PK Law’s 2016 Super Lawyers and Rising Stars

Pessin Katz Law, P.A. (PK Law) is honored to have twenty- five of its attorneys selected for inclusion in Super Lawyers Magazine’s top attorneys in Maryland for 2016.

PK Law’s 2016 Super Lawyers are

  • Steve A. Allen – Business Litigation
  • James R. Benjamin, Jr. – Environmental Litigation
  • Robert S. Campbell – Business Litigation
  • Joan Cerniglia-Lowensen Personal Injury – Medical Malpractice – Defense
  • Gregory K. Kirby – Personal Injury – Medical Malpractice – Defense
  • Thomas D. Kohn – Business Litigation, Business/Corporate
  • Patricia McHugh Lambert – Business Litigation
  • Michael E. Leaf – Real Estate
  • Natalie C. Magdeburger – Personal Injury – Medical Malpractice – Defense
  • Mairi Pat Maguire – Personal Injury – Medical Malpractice – Defense
  • Mark D. Maneche – Business Litigation
  • Edmund J. O’Meally – Construction Litigation
  • Lisa Y. Settles – Employment & Labor
  • Leslie R. Stellman – Schools & Education, Employment & Labor
  • Catherine W. Steiner – Personal Injury – Medical Malpractice, Health Care
  • Thomas Zagami – Business Litigation
  • Drake Zaharris – Business Litigation, Business/Corporate, Construction Litigation

 

PK Law’s 2016 Rising Stars are

  • David A. Burkhouse – Employment & Labor
  • Brian M. Cathell – Personal Injury – Medical Malpractice – Defense
  • Chantelle M. Custodio – Personal Injury – Medical Malpractice – Defense
  • Cheryl A. Jones – Estate Planning & Probate
  • Talley H-S Kovacs – General Litigation
  • Kimberly Longford – Personal Injury – Medical Malpractice – Defense
  • Kimberly H. Neal – Business Litigation
  • Andrew G. Scott – Schools & Education
  • Aiden F. Smith – Criminal Defense

Only 5 percent of the lawyers in Maryland are identified as Super Lawyers by their peers and through the independent research of Law & Politics. PK Law has been honored over the past years to have numerous members and associates named as Super Lawyers and Rising Stars.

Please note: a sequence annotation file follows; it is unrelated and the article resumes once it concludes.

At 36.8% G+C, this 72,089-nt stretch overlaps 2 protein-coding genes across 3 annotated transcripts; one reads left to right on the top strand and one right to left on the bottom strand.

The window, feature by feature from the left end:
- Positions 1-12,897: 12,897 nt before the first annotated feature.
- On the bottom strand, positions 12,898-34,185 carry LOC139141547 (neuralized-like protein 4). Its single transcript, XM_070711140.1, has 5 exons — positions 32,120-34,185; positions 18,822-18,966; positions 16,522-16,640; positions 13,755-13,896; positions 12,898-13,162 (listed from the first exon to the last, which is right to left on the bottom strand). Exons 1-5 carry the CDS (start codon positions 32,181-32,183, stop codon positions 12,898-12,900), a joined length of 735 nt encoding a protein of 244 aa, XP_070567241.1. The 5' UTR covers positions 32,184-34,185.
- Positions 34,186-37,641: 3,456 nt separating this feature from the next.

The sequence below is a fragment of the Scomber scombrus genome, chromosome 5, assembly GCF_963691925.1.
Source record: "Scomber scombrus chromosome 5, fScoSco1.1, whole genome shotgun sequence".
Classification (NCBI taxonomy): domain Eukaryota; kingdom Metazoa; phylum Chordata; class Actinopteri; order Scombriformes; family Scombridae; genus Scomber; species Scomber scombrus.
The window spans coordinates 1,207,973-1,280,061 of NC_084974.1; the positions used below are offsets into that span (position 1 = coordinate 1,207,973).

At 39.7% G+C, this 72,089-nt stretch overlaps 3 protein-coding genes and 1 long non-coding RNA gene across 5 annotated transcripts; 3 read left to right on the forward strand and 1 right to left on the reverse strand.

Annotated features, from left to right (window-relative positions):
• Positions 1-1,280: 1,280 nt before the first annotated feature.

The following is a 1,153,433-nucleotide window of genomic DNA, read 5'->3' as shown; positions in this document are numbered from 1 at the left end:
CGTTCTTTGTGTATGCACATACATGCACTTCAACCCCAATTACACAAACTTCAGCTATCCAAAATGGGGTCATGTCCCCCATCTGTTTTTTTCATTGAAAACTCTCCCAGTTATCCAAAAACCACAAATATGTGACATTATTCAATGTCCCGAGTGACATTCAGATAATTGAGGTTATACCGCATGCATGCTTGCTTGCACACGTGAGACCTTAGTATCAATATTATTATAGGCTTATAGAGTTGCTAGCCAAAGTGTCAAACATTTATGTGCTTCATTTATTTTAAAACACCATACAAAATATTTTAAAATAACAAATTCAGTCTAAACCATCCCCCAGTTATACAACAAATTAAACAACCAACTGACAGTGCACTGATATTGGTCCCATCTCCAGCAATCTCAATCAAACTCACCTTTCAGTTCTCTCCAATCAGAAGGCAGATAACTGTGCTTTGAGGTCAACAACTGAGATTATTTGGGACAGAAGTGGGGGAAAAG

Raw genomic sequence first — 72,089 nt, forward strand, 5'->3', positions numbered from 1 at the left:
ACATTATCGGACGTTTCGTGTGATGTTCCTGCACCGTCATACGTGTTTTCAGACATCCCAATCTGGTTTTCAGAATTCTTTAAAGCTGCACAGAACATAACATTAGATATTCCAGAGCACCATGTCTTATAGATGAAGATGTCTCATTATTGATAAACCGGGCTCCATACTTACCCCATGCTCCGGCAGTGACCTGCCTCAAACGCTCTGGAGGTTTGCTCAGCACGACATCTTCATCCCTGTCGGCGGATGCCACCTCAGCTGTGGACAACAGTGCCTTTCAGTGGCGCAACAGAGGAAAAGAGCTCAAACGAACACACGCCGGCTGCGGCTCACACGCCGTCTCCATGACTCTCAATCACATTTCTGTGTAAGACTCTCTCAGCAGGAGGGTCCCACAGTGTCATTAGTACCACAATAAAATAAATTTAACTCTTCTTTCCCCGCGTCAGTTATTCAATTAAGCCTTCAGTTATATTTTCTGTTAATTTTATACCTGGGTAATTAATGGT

We congratulate these attorneys as this shows their dedication to PK Law clients and professionalism within the legal field.

PK Law Receives Baltimore Sun Top Workplaces Honor for 2015

Top10WorkPlaces

For the fourth year in a row, PK Law was selected one of the Baltimore Sun’s Top 100 Workplaces.  

The selection was based on information gathered from surveys taken by the firm’s employees.  The survey solicited information about work/life balance, managers, pay and benefits, where the company is headed, execution, connection and engagement.  PK Law was among an impressive group of companies and was one of only three law firm’s among the 100 workplaces for 2015.

IRS Announces Modest Tax Provision Inflation Adjustments for 2016

The Internal Revenue Service has announced annual inflation adjustments for a myriad of tax provisions, as well as tax rate schedules, and other changes for tax year 2016.  For the complete announcement please see Revenue Procedure 2015-53.  Among the more noteworthy items affecting 2016 tax returns:

  • The 39.6 percent tax rate affects single taxpayers whose income exceeds $415,050 ($466,950 for married taxpayers filing jointly).
  • The standard deduction for heads of household rises to $9,300.  The other standard deduction amounts for 2016 remain as they were for 2015 for singles, married persons filing separate returns and married couples filing jointly.
  • The limitation for itemized deductions to be claimed on returns of individuals begins with incomes of $259,400 or more ($311,300 for married couples filing jointly).
  • The personal exemption rises $50 to $4,050, subject to phaseout limitations.
  • The Alternative Minimum Tax exemption amount is $53,900, up $300, again subject to phaseout limitations.
  • The maximum Earned Income Credit amount is $6,269 for taxpayers filing jointly who have 3 or more qualifying children, up slightly from 2015.
  • For tax year 2016, the monthly limitation for the qualified transportation fringe benefit remains at $130 for transportation, but rises to $255 for qualified parking, up $5.
  • For participants who have self-only coverage in a Medical Savings Account, the annual plan deductible requirement has risen slightly but the maximum out of pocket amount remains unchanged.  As to family coverage, the amounts remain basically unchanged.

PK Law Tax Attorneys can assist with tax issues and controversies.  To contact a PK Law Attorney for additional information or to schedule an appointment go to information@pklaw.com